And in the process they are willing to commit an act of major environmental racism by ignoring the much safer and saner alternative that the people of the Cadillac Heights neighborhood have been seeking for years, a buyout with no levee.
It's a bad road. It doesn't relieve traffic. It goes from the wrong place to the wrong place. The traffic projections for it don't show enough people ever using this road to justify federal support or to pay the bonds for toll-road construction. The only conceivable reason for the road to be built is that it somehow benefits the narrow coterie of private interests who have lobbied for it so relentlessly in the last five years, among them Kirk's principal financial backers each time he ran for mayor.
One after another the government partners in this multibillion-dollar plan have been lining up against it in recent months. The White House has made the entire Trinity River plan a target in its war on wasteful public-works expenditures. It says the plan provides poor flood protection and was not presented honestly to the public.
The state of Texas is now saying it won't be coming up with its own share of the highway costs any time in the next 12 years. The North Texas Tollway Authority is admitting that its own plans are on hold.
But Ron Kirk, Mr. "End the Blame Game," says that if you take issue with him on the road or any other aspect of the Trinity plan, you're a racist. Specifically Kirk says I'm a racist "in a liberal way," because I want to put him in a box as a black leader. He and I have discussed this before. He says I think he can't be pro-business because he's black.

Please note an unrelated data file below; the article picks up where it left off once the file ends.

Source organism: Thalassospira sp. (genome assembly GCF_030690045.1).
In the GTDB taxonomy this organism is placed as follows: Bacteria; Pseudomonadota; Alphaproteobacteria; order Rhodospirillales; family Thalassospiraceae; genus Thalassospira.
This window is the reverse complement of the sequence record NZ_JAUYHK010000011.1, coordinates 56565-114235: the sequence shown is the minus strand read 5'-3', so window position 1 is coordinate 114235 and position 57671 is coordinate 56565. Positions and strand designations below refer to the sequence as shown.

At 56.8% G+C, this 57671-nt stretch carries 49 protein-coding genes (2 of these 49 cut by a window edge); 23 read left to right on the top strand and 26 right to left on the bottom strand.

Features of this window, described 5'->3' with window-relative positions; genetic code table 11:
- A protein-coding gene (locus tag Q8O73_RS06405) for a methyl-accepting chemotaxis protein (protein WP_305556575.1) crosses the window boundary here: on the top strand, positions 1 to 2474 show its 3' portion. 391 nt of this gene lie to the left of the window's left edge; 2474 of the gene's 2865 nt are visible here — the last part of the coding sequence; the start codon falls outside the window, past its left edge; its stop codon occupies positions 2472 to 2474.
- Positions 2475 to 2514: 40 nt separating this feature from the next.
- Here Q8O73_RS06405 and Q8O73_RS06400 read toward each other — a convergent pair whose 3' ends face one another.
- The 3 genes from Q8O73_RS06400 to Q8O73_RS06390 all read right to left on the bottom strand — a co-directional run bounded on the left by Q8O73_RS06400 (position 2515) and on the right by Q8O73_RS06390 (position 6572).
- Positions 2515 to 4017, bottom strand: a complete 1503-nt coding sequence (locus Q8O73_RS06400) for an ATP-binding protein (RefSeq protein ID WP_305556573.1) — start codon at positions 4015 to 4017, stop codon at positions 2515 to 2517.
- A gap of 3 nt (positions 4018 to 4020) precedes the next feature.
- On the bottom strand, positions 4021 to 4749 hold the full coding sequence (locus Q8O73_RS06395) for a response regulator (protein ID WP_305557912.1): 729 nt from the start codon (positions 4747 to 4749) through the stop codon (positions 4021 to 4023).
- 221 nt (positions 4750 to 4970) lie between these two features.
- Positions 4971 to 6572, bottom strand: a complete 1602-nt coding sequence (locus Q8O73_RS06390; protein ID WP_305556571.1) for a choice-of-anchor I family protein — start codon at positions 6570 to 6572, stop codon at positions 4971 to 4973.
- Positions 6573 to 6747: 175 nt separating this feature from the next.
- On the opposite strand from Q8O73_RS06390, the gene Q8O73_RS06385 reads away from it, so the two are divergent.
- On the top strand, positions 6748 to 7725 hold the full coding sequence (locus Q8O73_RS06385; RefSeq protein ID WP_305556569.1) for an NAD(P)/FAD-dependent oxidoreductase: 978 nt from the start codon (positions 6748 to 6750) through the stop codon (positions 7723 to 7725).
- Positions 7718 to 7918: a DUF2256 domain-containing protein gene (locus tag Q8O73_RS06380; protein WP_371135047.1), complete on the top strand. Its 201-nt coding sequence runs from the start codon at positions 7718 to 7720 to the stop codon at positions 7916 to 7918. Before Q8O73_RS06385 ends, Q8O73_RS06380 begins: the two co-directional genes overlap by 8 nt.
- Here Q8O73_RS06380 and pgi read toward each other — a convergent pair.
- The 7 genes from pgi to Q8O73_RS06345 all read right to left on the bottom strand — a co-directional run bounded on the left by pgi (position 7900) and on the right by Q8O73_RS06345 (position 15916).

Nonsense. I believe that as a black man Ron Kirk has exactly the same right as any white SOB to con voters and sell them down the river like fools. My problem is that Kirk throws race at me when I try to argue hydrology with him.
When I wrote a column pointing out that the White House was siding with residents of Cadillac Heights, agreeing it might be better to buy them out rather than wall them in with earthen levees along the river, Kirk called me up. Angry. He shouted at me that I didn't care about the "thousands of black families" in the rest of Southern Dallas who would be protected by those levees.
Simply not true. This isn't about race. It's about where water goes when you spill it. I took the U.S. Army Corps of Engineers hydrological topography maps and drove around the area to be protected by the new levees. Not counting Cadillac Heights, which doesn't want the levees, what I found in the protected zone was a bunch of superannuated chemical plants and railroad yards. In other words, the area to be protected is mostly industrial. What black families?
Ron Kirk is pushing for a multibillion-dollar public-works program on the basis that it will benefit black people, even though the people it is supposed to benefit say they don't want it and even though it does not benefit the other black residential areas he says it will protect. But if I point any of this out as a reporter, I'm a liberal racist.